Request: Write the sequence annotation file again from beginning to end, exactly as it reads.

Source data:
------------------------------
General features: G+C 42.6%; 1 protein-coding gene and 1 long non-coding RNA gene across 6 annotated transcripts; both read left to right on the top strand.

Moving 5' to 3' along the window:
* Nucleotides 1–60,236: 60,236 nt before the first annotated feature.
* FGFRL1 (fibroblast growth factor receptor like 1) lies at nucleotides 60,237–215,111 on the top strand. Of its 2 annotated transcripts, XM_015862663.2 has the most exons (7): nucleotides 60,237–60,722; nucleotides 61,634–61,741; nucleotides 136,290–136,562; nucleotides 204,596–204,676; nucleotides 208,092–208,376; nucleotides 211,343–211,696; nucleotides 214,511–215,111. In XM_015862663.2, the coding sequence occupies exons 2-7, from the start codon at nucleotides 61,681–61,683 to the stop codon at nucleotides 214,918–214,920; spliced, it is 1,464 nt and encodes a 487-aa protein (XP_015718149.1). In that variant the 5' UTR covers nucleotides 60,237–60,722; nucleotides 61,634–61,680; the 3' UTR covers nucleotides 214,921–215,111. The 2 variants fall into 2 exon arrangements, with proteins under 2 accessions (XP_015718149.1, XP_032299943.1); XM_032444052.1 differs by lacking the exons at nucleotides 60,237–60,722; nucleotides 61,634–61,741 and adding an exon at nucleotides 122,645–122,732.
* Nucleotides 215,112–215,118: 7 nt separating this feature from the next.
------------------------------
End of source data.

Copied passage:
General features: G+C 42.6%; 1 protein-coding gene and 1 long non-coding RNA gene across 6 annotated transcripts; both read left to right on the top strand.

Moving 5' to 3' along the window:
* Nucleotides 1–60,236: 60,236 nt before the first annotated feature.
* FGFRL1 (fibroblast growth factor receptor like 1) lies at nucleotides 60,237–215,111 on the top strand. Of its 2 annotated transcripts, XM_015862663.2 has the most exons (7): nucleotides 60,237–60,722; nucleotides 61,634–61,741; nucleotides 136,290–136,562; nucleotides 204,596–204,676; nucleotides 208,092–208,376; nucleotides 211,343–211,696; nucleotides 214,511–215,111. In XM_015862663.2, the coding sequence occupies exons 2-7, from the start codon at nucleotides 61,681–61,683 to the stop codon at nucleotides 214,918–214,920; spliced, it is 1,464 nt and encodes a 487-aa protein (XP_015718149.1). In that variant the 5' UTR covers nucleotides 60,237–60,722; nucleotides 61,634–61,680; the 3' UTR covers nucleotides 214,921–215,111. The 2 variants fall into 2 exon arrangements, with proteins under 2 accessions (XP_015718149.1, XP_032299943.1); XM_032444052.1 differs by lacking the exons at nucleotides 60,237–60,722; nucleotides 61,634–61,741 and adding an exon at nucleotides 122,645–122,732.
* Nucleotides 215,112–215,118: 7 nt separating this feature from the next.